Russia's territorial conflict with Ukraine has grabbed much more media attention in recent years but the country's presence in, and support of, breakaway regions of Abkhazia and South Ossetia in Georgia continues to plague the nation, the Georgian prime minister told CNBC on Tuesday.
"Unfortunately, Russia continues to occupy 20 percent of our territory and the answer from our side, to this most painful challenge that we have in Georgia, is the consolidation of our democracy and sustainable and rapid economic growth," Prime Minister Mamuka Bakhtadze told CNBC at the World Economic Forum in Davos.
Russia's annexation of Crimea from Ukraine and its role in a pro-Russian uprising in 2014 caused international uproar and sanctions to be placed on Russia, but it wasn't the first time that Russia has supported uprisings in neighboring ex-Soviet republics.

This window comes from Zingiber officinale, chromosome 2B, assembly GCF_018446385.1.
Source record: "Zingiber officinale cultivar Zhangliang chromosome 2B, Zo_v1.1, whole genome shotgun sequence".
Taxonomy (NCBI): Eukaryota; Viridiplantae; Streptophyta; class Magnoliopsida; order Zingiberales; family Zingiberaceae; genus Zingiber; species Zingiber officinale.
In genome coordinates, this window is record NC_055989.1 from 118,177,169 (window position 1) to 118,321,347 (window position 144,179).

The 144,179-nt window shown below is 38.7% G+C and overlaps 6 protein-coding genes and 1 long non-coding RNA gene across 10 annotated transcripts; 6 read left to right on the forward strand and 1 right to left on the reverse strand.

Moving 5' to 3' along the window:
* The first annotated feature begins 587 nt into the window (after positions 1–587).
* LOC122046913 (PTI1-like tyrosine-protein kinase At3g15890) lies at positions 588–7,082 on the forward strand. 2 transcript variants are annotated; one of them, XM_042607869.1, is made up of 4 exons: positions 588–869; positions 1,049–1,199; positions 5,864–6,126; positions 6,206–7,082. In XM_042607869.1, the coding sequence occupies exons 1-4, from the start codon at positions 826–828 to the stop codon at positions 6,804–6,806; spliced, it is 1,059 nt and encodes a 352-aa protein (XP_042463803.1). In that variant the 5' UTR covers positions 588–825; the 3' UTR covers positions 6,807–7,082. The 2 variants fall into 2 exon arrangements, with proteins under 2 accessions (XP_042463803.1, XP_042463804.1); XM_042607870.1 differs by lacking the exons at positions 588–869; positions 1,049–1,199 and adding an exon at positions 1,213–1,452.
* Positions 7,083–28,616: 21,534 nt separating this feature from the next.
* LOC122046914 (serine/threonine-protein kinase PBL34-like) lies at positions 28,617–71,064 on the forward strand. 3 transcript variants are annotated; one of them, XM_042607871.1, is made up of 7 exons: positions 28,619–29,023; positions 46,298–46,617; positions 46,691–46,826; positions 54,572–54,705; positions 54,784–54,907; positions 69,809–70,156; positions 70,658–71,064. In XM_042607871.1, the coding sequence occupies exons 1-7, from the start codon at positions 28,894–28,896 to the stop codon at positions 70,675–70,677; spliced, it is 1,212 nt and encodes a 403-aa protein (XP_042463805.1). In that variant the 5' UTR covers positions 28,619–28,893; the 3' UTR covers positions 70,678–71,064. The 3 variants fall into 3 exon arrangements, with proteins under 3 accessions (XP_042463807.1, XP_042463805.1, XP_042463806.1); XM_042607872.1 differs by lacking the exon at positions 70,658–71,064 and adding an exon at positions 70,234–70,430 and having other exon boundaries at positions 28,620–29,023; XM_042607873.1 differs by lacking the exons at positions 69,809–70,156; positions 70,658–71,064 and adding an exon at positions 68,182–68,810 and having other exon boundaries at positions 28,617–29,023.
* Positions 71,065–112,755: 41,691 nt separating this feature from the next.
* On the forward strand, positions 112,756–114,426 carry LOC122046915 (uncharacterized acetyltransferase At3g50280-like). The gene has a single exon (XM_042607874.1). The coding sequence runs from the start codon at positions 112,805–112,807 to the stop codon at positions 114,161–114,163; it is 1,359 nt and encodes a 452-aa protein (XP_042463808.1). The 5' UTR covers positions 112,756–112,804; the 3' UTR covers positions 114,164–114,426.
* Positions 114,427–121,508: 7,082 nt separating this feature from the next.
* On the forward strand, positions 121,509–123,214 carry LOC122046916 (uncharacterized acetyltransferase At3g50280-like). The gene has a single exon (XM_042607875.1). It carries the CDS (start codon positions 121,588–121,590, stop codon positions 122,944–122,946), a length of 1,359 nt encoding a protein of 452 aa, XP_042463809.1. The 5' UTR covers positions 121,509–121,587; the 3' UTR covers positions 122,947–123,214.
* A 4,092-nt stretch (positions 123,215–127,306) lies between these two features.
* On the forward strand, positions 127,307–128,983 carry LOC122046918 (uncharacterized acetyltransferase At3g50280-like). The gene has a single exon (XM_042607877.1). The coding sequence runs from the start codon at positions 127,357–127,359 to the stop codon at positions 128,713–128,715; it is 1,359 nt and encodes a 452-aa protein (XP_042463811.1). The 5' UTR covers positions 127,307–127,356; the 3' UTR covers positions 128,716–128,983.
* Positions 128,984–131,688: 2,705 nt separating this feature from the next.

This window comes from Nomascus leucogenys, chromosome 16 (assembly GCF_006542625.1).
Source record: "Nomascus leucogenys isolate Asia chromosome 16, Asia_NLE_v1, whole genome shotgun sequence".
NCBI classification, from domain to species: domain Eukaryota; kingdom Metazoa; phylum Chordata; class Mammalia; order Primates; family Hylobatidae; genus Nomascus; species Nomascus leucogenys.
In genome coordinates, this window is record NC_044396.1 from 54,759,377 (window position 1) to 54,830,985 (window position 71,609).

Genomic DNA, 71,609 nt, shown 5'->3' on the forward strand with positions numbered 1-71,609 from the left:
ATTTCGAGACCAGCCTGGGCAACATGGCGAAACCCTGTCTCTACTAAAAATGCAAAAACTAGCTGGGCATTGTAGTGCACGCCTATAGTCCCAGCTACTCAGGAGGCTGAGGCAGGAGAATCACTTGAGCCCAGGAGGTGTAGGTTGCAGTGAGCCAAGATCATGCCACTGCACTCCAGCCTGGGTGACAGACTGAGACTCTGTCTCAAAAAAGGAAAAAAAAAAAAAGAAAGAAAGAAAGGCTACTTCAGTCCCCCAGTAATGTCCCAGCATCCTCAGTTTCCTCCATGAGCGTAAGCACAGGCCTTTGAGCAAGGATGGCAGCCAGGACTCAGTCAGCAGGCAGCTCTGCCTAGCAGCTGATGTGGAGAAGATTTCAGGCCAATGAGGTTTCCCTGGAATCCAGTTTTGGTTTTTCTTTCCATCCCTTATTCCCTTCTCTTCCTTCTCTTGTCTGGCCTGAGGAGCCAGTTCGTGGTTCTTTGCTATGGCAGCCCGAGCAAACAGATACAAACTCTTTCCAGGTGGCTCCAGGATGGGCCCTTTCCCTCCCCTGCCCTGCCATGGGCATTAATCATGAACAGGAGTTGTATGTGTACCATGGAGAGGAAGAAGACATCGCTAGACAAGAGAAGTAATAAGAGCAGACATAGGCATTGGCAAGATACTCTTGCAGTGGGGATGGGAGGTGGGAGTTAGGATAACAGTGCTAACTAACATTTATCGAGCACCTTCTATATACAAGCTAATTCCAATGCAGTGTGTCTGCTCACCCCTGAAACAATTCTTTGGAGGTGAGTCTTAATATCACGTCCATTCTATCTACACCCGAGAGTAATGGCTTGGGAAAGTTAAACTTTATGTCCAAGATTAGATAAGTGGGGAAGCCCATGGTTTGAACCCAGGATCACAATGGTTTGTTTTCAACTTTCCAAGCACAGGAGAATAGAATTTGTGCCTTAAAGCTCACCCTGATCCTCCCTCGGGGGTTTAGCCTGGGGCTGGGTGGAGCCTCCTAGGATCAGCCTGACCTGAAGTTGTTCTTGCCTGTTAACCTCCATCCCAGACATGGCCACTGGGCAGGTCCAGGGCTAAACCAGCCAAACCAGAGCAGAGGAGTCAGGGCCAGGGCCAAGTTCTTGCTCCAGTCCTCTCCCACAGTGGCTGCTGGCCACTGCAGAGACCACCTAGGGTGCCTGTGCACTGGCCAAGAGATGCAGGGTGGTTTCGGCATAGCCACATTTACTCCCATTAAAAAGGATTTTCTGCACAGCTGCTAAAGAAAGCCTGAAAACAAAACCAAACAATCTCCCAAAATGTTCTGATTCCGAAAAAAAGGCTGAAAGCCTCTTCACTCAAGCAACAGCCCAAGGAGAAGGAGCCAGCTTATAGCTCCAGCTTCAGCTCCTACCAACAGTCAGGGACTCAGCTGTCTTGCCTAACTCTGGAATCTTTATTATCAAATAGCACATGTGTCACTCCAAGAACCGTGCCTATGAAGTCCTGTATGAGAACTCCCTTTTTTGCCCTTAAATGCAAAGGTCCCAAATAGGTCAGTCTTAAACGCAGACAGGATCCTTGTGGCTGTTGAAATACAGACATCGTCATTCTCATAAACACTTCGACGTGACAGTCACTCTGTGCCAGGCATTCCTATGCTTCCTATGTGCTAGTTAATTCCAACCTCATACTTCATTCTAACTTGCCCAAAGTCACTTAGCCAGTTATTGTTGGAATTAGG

In 2008, Russia supported the self-proclaimed republics of Abkhazia and South Ossetia (disputed regions since the break up of the Soviet Union) prompting a short-lived, five-day war between Russia and Georgia that resulted in a Russian-led military victory.
An independent report into the conflict (commissioned by the EU) found that Georgia was to blame for starting the war after an indiscriminate assault on the city of Tskhinvali in South Ossetia, however, although it said Russia's military response went beyond reasonable limits and violated international law.
Today, Abkhazia and South Ossetia remain disputed territories in the South Caucasus region, along with Nagorno-Karabakh. Georgia and most of the international community do not recognize South Ossetia and Abkhazia's independence; Georgia says the breakaway regions are sovereign territory is under Russian military occupation.